I was seven when I learned to shoot a .22 cal. rifle.
Over the past year, I have been asked several times about teaching children, and what is the youngest age child I’ll teach firearm fundamentals. While many people that have been a generational, gun-owning family may not give this question much thought, as it’s a rite of passage for their children, many newer firearm owners, especially those living in urban/suburban areas, don’t have this experience.
Furthermore, cultural and societal stigmas and expectations play a major role in how children perceive firearms and self-defense and can play a significant role in a child’s success in learning how to shoot.
In a perfect world, the answer is…as early as a kiddo can hold a firearm and understand the four basic rules of gun safety.
Other than logistical issues such as range age limits and any insurance policy restrictions, there are many factors that come into play when deciding what age is appropriate to teach firearm fundamentals.
First, I always begin by chatting with parents as well as the child prior to allowing them to take a class. I want to evaluate how mature they are and whether they can stay focused, multi-task, and do what is asked of them without being defiant. Are they shy and afraid to ask questions? I want to know if they have any motor or cognitive skill limitations that can be worked with.
Second, it’s important to know if they’ve had any negative experiences with firearms (have the seen mommy threatened with one, or did grandpa let them shoot a 12 gauge at age 7 with no lessons or help?).
This one is often overlooked in adults, not to mention children. It can have a serious impact of their ability to learn, as well as how I approach teaching them, and can literally mean the difference between life and death if they are ever faced with needing to use a firearm for self-defense.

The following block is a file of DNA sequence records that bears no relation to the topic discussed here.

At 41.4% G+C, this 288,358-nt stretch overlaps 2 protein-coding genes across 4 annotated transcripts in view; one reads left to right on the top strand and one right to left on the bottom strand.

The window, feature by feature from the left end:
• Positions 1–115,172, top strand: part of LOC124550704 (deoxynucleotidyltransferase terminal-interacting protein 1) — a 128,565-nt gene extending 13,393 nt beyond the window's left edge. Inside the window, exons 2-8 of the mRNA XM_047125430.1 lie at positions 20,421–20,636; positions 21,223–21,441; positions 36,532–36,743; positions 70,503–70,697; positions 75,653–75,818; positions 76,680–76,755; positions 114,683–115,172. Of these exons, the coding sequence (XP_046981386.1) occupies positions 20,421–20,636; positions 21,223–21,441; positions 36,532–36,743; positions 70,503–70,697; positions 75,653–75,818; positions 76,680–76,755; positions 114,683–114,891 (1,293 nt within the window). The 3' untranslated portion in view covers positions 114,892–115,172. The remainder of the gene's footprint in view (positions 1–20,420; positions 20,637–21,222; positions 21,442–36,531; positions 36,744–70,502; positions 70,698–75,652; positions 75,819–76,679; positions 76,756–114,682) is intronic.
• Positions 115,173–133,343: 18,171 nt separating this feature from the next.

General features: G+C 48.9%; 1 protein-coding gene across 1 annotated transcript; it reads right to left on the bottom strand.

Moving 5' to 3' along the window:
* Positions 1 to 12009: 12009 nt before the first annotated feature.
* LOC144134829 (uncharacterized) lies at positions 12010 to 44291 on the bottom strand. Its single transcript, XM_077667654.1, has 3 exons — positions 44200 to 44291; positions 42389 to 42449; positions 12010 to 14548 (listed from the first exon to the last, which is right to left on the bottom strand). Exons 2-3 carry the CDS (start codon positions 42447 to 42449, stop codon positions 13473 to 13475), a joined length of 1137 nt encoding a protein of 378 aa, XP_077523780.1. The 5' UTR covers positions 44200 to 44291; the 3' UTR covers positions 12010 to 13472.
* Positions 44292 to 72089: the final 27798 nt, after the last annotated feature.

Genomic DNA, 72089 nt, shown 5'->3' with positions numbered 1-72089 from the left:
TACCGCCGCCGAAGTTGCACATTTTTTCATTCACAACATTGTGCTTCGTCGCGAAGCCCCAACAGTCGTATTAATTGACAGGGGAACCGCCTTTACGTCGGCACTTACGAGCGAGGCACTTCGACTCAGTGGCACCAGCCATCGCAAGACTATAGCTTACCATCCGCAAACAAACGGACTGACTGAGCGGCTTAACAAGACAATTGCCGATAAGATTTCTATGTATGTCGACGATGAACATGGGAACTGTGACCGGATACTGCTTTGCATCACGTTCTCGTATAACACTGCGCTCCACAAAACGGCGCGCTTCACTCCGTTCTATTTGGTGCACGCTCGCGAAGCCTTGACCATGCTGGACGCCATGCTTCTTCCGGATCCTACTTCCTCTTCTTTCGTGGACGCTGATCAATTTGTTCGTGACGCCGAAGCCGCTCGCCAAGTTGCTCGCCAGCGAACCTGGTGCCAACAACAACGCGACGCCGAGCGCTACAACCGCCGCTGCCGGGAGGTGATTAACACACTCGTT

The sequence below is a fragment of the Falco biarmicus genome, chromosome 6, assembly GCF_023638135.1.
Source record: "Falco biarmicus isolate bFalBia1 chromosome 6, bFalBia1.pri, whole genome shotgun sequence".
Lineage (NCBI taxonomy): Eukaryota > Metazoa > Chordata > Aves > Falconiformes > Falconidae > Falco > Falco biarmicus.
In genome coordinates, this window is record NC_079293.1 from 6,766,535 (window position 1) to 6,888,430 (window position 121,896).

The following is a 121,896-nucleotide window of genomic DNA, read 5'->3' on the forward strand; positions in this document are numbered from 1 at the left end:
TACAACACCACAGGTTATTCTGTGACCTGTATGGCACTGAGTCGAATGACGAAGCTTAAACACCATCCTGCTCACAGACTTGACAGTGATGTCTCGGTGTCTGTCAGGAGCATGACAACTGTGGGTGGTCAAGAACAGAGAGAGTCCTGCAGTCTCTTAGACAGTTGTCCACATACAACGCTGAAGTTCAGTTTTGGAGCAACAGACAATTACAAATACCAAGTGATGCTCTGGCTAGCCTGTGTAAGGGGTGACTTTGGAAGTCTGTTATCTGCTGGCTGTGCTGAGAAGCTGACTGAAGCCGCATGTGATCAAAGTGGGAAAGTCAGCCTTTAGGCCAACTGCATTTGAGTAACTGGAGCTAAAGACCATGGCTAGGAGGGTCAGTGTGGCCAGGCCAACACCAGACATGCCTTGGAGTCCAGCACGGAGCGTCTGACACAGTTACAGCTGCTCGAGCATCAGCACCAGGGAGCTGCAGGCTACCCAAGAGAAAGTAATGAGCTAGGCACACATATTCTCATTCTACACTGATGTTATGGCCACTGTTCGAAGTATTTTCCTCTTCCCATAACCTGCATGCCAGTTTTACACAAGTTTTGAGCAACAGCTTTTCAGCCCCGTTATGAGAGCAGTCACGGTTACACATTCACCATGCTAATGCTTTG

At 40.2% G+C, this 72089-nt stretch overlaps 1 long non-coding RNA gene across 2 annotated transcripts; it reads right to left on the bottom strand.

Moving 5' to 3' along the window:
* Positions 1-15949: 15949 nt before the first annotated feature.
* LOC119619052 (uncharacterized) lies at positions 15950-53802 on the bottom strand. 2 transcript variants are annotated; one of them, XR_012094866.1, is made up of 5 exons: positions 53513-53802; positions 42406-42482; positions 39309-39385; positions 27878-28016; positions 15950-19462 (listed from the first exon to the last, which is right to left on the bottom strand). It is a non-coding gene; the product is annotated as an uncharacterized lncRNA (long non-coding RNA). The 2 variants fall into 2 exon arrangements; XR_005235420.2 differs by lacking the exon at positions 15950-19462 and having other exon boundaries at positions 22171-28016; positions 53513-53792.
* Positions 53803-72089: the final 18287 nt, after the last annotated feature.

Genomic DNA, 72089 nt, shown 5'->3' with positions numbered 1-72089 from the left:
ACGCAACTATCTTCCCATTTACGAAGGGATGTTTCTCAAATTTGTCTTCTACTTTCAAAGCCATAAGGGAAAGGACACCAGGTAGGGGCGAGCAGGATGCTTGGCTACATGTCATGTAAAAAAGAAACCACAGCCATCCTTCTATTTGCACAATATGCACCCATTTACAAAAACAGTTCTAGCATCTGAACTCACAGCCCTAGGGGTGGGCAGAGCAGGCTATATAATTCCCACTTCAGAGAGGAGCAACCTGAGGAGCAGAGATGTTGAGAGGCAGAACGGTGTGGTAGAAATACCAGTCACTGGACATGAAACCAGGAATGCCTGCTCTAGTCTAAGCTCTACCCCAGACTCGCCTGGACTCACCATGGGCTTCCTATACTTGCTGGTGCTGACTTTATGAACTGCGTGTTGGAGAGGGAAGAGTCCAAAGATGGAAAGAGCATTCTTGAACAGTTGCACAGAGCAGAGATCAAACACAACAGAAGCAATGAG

I want to gauge how comfortable in general they are being around firearms. Just because dad is a hunter and a child knows the safety rules doesn’t mean they are comfortable around them. And they may be too afraid or embarrassed to discuss that with their parents.
Last, but certainly not least, is whether the child genuinely wants to learn how to use a firearm…or if it their parents are pushing them to do it. I’ve met 6-year-olds that are better prepared to take a firearm fundamentals class than some 16 year olds.
All children can be taught to use a firearm safely from an early age (with a few exceptions that are also applicable to adults as well, such as debilitating mental/physical capabilities). It’s just a matter of how to approach and address any individual challenges or concerns they have, as well as helping them understand and embrace the responsibilities and skills needed to be successful.